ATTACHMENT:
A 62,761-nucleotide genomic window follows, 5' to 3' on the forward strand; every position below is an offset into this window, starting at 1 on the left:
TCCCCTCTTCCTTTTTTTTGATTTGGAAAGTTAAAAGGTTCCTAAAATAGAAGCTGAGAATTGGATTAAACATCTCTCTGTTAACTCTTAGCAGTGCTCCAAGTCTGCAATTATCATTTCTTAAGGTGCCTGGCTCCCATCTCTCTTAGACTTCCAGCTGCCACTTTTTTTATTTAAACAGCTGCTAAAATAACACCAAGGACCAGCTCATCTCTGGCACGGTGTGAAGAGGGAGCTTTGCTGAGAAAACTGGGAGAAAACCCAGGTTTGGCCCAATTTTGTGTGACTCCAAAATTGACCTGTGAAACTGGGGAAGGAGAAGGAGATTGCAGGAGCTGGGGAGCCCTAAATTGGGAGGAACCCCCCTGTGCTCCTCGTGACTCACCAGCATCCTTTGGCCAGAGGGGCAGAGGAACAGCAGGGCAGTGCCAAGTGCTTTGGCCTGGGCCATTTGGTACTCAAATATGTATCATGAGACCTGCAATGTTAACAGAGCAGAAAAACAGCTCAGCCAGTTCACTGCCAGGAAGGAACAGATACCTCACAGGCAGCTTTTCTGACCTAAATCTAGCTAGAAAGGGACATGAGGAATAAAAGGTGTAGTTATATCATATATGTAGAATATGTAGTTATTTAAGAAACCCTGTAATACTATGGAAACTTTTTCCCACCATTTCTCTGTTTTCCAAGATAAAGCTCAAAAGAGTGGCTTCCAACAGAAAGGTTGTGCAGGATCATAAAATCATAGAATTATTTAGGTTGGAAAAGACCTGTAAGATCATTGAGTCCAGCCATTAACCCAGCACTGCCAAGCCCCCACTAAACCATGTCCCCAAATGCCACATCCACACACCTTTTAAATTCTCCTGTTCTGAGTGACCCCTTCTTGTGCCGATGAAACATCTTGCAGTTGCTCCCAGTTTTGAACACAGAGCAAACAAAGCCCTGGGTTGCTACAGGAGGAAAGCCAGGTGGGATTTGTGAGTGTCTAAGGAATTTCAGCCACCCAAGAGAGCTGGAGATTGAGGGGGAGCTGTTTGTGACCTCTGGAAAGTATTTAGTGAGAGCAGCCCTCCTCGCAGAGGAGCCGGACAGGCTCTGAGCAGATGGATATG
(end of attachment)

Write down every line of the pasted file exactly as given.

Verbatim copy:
A 62,761-nucleotide genomic window follows, 5' to 3' on the forward strand; every position below is an offset into this window, starting at 1 on the left:
TCCCCTCTTCCTTTTTTTTGATTTGGAAAGTTAAAAGGTTCCTAAAATAGAAGCTGAGAATTGGATTAAACATCTCTCTGTTAACTCTTAGCAGTGCTCCAAGTCTGCAATTATCATTTCTTAAGGTGCCTGGCTCCCATCTCTCTTAGACTTCCAGCTGCCACTTTTTTTATTTAAACAGCTGCTAAAATAACACCAAGGACCAGCTCATCTCTGGCACGGTGTGAAGAGGGAGCTTTGCTGAGAAAACTGGGAGAAAACCCAGGTTTGGCCCAATTTTGTGTGACTCCAAAATTGACCTGTGAAACTGGGGAAGGAGAAGGAGATTGCAGGAGCTGGGGAGCCCTAAATTGGGAGGAACCCCCCTGTGCTCCTCGTGACTCACCAGCATCCTTTGGCCAGAGGGGCAGAGGAACAGCAGGGCAGTGCCAAGTGCTTTGGCCTGGGCCATTTGGTACTCAAATATGTATCATGAGACCTGCAATGTTAACAGAGCAGAAAAACAGCTCAGCCAGTTCACTGCCAGGAAGGAACAGATACCTCACAGGCAGCTTTTCTGACCTAAATCTAGCTAGAAAGGGACATGAGGAATAAAAGGTGTAGTTATATCATATATGTAGAATATGTAGTTATTTAAGAAACCCTGTAATACTATGGAAACTTTTTCCCACCATTTCTCTGTTTTCCAAGATAAAGCTCAAAAGAGTGGCTTCCAACAGAAAGGTTGTGCAGGATCATAAAATCATAGAATTATTTAGGTTGGAAAAGACCTGTAAGATCATTGAGTCCAGCCATTAACCCAGCACTGCCAAGCCCCCACTAAACCATGTCCCCAAATGCCACATCCACACACCTTTTAAATTCTCCTGTTCTGAGTGACCCCTTCTTGTGCCGATGAAACATCTTGCAGTTGCTCCCAGTTTTGAACACAGAGCAAACAAAGCCCTGGGTTGCTACAGGAGGAAAGCCAGGTGGGATTTGTGAGTGTCTAAGGAATTTCAGCCACCCAAGAGAGCTGGAGATTGAGGGGGAGCTGTTTGTGACCTCTGGAAAGTATTTAGTGAGAGCAGCCCTCCTCGCAGAGGAGCCGGACAGGCTCTGAGCAGATGGATATG